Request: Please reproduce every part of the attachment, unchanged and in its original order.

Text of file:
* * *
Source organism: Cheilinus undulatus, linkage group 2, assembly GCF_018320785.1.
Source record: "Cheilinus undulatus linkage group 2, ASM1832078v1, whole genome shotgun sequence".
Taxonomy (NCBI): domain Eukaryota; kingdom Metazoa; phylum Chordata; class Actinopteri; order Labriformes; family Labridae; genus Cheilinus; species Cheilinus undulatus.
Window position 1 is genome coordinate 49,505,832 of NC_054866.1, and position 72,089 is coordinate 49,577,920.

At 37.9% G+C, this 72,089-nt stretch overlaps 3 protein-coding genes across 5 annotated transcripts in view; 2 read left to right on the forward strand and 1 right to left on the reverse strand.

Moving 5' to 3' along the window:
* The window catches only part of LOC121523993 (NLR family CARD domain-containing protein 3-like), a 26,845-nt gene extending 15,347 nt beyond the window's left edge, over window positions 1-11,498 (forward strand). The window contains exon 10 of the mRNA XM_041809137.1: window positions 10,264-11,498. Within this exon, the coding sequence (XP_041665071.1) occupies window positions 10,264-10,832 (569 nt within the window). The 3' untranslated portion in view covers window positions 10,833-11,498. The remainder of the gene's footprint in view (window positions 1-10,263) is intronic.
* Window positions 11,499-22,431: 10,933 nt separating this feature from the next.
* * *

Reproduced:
Source organism: Cheilinus undulatus, linkage group 2, assembly GCF_018320785.1.
Source record: "Cheilinus undulatus linkage group 2, ASM1832078v1, whole genome shotgun sequence".
Taxonomy (NCBI): domain Eukaryota; kingdom Metazoa; phylum Chordata; class Actinopteri; order Labriformes; family Labridae; genus Cheilinus; species Cheilinus undulatus.
Window position 1 is genome coordinate 49,505,832 of NC_054866.1, and position 72,089 is coordinate 49,577,920.

At 37.9% G+C, this 72,089-nt stretch overlaps 3 protein-coding genes across 5 annotated transcripts in view; 2 read left to right on the forward strand and 1 right to left on the reverse strand.

Moving 5' to 3' along the window:
* The window catches only part of LOC121523993 (NLR family CARD domain-containing protein 3-like), a 26,845-nt gene extending 15,347 nt beyond the window's left edge, over window positions 1-11,498 (forward strand). The window contains exon 10 of the mRNA XM_041809137.1: window positions 10,264-11,498. Within this exon, the coding sequence (XP_041665071.1) occupies window positions 10,264-10,832 (569 nt within the window). The 3' untranslated portion in view covers window positions 10,833-11,498. The remainder of the gene's footprint in view (window positions 1-10,263) is intronic.
* Window positions 11,499-22,431: 10,933 nt separating this feature from the next.